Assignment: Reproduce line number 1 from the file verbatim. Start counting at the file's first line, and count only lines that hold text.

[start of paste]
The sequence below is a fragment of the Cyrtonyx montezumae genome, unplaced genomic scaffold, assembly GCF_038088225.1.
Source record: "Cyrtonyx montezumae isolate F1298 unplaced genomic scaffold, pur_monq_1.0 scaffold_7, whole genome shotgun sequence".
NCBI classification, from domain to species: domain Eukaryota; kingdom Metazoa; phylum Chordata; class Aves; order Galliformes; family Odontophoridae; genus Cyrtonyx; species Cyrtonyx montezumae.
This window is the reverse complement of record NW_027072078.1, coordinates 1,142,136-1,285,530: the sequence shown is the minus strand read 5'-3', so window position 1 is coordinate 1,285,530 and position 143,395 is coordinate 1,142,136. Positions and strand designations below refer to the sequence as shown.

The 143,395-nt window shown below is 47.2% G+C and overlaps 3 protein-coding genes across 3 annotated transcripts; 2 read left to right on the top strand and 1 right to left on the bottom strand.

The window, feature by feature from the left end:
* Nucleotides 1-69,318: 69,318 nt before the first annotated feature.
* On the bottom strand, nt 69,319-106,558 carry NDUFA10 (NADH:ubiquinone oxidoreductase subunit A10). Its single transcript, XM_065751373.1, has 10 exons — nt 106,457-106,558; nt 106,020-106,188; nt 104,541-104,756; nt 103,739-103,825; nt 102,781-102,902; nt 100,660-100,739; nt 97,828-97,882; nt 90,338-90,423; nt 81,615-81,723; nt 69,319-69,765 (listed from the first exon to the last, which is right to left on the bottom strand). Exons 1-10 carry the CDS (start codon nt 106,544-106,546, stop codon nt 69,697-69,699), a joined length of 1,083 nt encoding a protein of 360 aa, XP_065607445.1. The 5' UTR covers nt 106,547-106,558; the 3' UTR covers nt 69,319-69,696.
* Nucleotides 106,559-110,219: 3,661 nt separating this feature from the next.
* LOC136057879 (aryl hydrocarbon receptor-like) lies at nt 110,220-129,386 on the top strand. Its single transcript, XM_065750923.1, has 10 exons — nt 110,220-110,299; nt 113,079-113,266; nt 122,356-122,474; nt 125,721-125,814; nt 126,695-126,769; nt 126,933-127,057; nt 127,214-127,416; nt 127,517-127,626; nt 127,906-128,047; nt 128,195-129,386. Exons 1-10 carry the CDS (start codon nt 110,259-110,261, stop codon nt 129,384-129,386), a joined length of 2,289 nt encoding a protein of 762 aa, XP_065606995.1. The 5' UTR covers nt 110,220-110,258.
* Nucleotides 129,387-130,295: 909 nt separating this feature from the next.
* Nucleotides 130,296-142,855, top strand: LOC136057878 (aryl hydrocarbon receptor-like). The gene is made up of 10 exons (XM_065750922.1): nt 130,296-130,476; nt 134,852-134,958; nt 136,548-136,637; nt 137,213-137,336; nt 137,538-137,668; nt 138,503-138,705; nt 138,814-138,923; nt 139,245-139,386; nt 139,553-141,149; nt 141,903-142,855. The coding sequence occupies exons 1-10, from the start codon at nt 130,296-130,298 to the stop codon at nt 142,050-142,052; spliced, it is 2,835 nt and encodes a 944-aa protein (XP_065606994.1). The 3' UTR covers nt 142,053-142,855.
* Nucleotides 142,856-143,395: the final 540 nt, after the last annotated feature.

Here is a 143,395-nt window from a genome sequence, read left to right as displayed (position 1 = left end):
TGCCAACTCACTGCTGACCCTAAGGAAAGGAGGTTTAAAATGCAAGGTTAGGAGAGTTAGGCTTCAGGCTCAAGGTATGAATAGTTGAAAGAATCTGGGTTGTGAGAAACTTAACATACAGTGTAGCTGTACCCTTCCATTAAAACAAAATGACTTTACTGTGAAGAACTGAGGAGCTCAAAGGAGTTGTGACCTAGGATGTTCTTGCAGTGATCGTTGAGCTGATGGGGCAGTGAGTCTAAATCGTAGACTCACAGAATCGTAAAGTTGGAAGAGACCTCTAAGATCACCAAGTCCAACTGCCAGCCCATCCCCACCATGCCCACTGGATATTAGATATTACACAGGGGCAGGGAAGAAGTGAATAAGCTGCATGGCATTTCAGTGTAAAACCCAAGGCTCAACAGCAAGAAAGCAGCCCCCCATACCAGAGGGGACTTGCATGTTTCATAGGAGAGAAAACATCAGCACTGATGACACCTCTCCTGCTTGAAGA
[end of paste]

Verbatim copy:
The sequence below is a fragment of the Cyrtonyx montezumae genome, unplaced genomic scaffold, assembly GCF_038088225.1.